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Tax rates likely to decrease in Dallas County, but commissioners are split on how far to go

Dallas County Commissioners sit at their seats in the county courtroom, facing staff and a podium. Behind them are three large screens containing a budget presentation.
Bret Jaspers
Dallas County commissioners are expected to decrease the property tax rate, but tax bills for most homeowners are expected to increase because of rising home values.

Dallas County officials are expected to decrease the property tax rate for the next fiscal year, but it’s unclear how much.

That does not mean, however, that people will pay less for county services. Property taxes, whether paid directly by home and business owners or indirectly through rent, are expected to increase this year for many Dallas County residents.

That’s due to the surge in the appraised value of properties as more and more people move to the area.

“We have never seen a real estate market like this,” Ken Nolan, the head of the Dallas Central Appraisal District, told commissioners in May.

The current property tax rate for the county is 22.79 cents per $100 of assessed valuation, a ten year low. At a recent presentation, staff in the county’s budget office presented four possible rates for fiscal year 2023.

All the rates presented are lower than the current rate. Each is per $100 of assessed valuation:

  • 19.768 cents. Budget director Ronica Watkins-Babers called this the “No-New Revenue” rate and said it would lead to a $29.5 million shortfall for maintenance and operations costs. That could lead to reductions in what the county could do. She said this rate would not cover new programs or unfunded mandates.
  • 20.648 cents, called a “break even” scenario. Watkins-Babers said this would keep maintenance and operations costs the same but not cover unfunded mandates from the state or allow new programs or projects. Any unexpected expenses would have to come from the county’s reserves.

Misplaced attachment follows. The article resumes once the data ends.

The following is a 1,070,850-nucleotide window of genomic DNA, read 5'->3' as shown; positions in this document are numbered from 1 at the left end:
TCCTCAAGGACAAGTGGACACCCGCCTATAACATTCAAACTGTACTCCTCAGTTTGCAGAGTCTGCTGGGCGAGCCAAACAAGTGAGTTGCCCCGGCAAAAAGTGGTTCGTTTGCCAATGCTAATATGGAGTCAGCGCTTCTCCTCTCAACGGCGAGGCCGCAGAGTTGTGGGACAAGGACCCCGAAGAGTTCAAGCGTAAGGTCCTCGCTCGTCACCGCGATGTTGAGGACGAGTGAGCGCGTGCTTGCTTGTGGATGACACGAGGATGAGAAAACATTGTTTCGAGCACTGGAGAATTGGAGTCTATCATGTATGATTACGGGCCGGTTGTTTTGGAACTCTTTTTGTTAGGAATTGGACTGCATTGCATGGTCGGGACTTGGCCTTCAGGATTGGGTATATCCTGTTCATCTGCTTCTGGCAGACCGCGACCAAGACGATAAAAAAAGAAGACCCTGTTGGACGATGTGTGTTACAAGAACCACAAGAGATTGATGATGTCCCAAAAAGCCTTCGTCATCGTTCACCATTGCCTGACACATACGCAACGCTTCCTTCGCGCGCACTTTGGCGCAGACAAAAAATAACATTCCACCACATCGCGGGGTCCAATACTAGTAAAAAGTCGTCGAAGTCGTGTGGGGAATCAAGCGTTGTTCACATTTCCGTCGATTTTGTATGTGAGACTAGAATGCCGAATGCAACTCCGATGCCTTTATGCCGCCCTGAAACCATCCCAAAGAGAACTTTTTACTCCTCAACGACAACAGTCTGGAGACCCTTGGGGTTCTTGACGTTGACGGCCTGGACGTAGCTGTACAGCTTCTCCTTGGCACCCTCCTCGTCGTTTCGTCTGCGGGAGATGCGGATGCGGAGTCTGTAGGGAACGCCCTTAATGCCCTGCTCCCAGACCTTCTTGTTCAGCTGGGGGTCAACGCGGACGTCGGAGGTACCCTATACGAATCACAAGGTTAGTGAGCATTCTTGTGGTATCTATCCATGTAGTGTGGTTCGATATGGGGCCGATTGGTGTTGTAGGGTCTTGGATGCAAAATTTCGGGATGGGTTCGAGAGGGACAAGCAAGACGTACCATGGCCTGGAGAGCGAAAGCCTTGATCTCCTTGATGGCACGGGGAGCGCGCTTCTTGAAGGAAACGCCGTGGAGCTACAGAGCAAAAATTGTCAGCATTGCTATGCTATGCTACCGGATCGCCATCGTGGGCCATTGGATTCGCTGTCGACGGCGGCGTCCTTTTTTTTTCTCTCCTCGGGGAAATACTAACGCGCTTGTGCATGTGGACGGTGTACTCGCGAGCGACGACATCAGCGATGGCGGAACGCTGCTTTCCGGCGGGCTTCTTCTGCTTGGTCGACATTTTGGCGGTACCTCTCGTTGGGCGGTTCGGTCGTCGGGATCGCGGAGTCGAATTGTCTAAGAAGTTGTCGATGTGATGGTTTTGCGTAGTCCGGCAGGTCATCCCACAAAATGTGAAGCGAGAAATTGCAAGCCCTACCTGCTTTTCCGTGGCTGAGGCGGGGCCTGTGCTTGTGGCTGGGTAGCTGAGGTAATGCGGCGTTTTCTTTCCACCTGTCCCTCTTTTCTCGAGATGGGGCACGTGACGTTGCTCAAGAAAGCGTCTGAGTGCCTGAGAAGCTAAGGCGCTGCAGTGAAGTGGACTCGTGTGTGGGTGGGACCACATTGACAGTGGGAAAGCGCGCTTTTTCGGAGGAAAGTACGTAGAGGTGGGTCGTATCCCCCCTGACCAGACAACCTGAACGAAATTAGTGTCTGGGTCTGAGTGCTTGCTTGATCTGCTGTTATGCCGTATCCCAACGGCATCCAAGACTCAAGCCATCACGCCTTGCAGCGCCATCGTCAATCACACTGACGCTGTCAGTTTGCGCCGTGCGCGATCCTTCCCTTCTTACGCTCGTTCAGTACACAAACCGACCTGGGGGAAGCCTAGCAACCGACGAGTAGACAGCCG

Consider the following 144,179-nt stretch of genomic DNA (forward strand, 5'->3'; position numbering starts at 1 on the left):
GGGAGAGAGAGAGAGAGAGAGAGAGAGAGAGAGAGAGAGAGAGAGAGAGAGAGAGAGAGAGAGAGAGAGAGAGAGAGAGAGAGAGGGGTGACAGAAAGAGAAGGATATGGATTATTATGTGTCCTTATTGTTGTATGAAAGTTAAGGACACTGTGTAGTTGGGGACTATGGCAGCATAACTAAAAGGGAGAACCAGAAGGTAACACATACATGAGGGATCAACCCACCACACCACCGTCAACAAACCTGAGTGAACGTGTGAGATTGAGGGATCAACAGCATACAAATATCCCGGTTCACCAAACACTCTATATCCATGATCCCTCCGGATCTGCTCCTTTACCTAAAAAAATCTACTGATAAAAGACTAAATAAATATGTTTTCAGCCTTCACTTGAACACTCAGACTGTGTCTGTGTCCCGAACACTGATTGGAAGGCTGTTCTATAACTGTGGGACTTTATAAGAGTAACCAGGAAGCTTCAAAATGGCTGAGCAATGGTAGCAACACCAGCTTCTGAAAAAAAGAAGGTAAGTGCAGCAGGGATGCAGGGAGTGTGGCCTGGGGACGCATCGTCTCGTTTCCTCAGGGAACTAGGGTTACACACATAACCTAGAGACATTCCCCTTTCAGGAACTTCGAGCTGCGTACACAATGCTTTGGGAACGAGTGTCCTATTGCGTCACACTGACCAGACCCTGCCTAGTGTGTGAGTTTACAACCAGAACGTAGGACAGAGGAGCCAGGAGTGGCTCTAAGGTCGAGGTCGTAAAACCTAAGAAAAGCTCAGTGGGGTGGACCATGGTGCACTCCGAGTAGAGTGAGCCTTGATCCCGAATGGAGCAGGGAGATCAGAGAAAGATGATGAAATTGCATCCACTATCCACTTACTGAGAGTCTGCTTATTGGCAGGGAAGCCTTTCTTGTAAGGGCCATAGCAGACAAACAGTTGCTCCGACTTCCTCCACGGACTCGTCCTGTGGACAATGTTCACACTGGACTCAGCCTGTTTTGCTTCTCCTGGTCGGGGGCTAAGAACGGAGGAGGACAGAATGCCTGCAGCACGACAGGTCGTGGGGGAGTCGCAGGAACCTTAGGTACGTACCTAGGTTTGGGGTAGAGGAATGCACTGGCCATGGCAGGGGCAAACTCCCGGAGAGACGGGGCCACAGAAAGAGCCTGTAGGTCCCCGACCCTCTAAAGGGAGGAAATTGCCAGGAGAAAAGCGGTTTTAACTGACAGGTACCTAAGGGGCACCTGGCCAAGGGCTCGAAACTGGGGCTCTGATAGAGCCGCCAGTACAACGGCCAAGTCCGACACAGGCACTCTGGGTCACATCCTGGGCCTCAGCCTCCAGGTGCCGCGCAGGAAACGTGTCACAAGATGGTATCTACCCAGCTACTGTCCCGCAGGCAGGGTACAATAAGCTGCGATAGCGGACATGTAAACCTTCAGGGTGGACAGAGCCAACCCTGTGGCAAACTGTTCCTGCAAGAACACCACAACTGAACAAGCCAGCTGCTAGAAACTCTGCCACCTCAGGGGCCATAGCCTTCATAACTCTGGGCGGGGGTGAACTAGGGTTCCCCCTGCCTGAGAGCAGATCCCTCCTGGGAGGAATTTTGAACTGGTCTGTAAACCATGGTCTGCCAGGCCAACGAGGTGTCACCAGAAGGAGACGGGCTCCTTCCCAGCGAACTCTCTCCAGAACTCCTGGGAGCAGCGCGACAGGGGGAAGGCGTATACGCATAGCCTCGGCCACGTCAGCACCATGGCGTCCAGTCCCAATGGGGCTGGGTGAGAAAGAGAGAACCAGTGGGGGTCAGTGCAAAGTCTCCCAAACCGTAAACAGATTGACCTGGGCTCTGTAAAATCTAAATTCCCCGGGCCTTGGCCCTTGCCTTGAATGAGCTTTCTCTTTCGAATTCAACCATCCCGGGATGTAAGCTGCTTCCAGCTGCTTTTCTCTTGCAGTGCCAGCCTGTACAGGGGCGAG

• 21.3879 cents, the “Voter-Approval Rate.” According to Watkins-Babers, the county would be able to pay for unfunded mandates and spend on priorities like infrastructure for electric vehicles, and an increased security contract for county buildings.  
  • 21.7946 cents, a reduction of 1 cent from the current rate. This rate would replenish County reserves and put money toward IT capital projects. This was the rate county staff used in its proposed budget.  

By the end of the presentation, commissioners had not found a consensus, even though most expressed concern about having enough money to retain employees with pay increases and support an increasing jail population.
"I don’t think it is clear where three votes are,” said County Judge Clay Jenkins. Three votes constitute a majority of the commissioners court.

Two commissioners, District 3’s John Wiley Price and District 4’s Elba Garcia, clearly stated they wanted the one cent reduction rate.

"I’m there,” said Price.

District 2 Commissioner J. J. Koch, however, wanted a much deeper rate cut. But he also said, “I understand that we’re not going to be able to do ‘no new revenue’ rate.”

Koch wanted staff to look at how many projects could happen with funding already in escrow accounts or money from the American Rescue Plan, which sent millions to the county for coronavirus-related expenses.

“Using the money that’s at hand, particularly when we have the opportunity to give a larger tax break to folks in what is a difficult time, does seem fiscally prudent,” Koch said.

Watkins-Babers said some of the money in escrow may be needed for un-budgeted IT projects. And Garcia pointed out that the federal government continues to put restrictions on ARP funds.

“Tell us how many times the federal government has changed the rules that we still haven’t been able to deliver a lot of the money for small businesses, minority diversion, and non-profits,” she said.

Finally, Jenkins instructed the budget staff to calculate another potential tax rate below the “voter approval rate,” one that incorporated any usable escrow and ARP money into the budget.

“I definitely want to do all the due diligence on that,” Koch said.

The county isn’t the only entity that levies taxes on property owners. Others include city governments, school districts, Parkland Hospital, and the Dallas Community College District.

County commissioners are expected to adopt a tax rate in September ahead of passing a budget before the new fiscal year starts October 1.

Got a tip? Email Bret Jaspers at You can follow Bret on Twitter @bretjaspers.

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Bret Jaspers is a reporter for KERA. His stories have aired nationally on the BBC, NPR’s newsmagazines, and APM’s Marketplace. He collaborated on the series Cash Flows, which won a 2020 Sigma Delta Chi award for Radio Investigative Reporting. He's a member of Actors' Equity, the professional stage actors union.